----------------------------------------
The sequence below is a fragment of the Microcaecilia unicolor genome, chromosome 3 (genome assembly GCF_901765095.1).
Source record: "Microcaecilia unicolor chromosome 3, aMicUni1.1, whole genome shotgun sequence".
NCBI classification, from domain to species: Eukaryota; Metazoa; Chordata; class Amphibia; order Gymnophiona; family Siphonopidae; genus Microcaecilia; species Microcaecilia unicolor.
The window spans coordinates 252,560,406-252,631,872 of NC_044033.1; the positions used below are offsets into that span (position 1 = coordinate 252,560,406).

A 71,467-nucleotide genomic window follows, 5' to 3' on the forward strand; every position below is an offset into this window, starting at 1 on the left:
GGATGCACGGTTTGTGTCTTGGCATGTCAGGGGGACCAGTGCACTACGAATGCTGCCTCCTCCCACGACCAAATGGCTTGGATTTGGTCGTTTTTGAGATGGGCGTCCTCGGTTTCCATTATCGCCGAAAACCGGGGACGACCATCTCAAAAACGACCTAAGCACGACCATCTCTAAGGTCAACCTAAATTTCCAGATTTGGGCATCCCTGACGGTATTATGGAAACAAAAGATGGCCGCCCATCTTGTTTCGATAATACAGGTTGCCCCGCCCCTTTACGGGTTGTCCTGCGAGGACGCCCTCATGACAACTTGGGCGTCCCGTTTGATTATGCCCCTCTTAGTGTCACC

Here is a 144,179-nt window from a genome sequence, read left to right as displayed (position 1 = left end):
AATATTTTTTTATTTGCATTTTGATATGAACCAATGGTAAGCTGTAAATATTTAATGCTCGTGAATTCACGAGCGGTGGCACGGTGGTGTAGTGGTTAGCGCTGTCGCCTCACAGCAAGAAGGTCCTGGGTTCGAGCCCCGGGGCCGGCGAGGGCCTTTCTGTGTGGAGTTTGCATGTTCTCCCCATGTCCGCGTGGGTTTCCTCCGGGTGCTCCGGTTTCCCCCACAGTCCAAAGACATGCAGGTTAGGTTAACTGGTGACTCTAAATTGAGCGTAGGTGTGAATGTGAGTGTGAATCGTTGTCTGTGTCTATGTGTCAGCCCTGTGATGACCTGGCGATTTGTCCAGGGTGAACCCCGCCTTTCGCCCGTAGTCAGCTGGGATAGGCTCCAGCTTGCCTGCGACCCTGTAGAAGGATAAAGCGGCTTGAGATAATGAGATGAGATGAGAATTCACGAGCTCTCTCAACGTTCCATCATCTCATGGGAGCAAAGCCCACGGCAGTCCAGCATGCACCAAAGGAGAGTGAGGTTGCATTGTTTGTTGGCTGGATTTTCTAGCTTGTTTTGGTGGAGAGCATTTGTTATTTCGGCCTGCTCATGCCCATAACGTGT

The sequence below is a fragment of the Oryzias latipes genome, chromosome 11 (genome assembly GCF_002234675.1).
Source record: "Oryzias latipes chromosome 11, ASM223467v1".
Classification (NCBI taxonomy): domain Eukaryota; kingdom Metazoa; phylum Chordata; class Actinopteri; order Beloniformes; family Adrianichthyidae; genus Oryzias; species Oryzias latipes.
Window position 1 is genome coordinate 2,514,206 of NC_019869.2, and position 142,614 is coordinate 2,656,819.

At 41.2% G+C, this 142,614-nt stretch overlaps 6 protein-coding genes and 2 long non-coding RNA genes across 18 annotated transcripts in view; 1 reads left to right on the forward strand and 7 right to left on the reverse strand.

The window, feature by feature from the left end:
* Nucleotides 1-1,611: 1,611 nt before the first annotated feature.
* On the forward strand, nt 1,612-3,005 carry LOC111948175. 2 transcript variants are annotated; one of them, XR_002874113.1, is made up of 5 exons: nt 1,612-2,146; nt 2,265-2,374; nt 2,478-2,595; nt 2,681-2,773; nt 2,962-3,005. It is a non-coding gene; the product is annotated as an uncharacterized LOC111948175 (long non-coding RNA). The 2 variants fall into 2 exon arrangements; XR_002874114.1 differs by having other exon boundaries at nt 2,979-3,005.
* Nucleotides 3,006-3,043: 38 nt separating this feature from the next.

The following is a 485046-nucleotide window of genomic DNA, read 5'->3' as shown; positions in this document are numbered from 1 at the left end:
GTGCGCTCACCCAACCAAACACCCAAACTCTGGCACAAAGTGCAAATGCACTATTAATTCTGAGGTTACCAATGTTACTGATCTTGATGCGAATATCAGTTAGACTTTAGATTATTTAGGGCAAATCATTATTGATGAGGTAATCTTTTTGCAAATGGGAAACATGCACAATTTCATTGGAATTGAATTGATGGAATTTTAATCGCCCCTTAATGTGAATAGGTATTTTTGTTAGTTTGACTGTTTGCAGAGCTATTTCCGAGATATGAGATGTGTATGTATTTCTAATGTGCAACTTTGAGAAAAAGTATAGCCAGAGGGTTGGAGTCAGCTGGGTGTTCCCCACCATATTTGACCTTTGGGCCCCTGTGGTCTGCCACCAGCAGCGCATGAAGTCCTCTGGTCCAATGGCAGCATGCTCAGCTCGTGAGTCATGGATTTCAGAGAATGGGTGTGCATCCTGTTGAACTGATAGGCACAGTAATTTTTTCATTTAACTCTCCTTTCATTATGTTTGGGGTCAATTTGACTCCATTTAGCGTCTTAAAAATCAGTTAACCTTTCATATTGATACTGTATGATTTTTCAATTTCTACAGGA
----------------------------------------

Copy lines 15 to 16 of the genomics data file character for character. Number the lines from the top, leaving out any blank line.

* Nucleotides 1-1,611: 1,611 nt before the first annotated feature.
* On the forward strand, nt 1,612-3,005 carry LOC111948175. 2 transcript variants are annotated; one of them, XR_002874113.1, is made up of 5 exons: nt 1,612-2,146; nt 2,265-2,374; nt 2,478-2,595; nt 2,681-2,773; nt 2,962-3,005. It is a non-coding gene; the product is annotated as an uncharacterized LOC111948175 (long non-coding RNA). The 2 variants fall into 2 exon arrangements; XR_002874114.1 differs by having other exon boundaries at nt 2,979-3,005.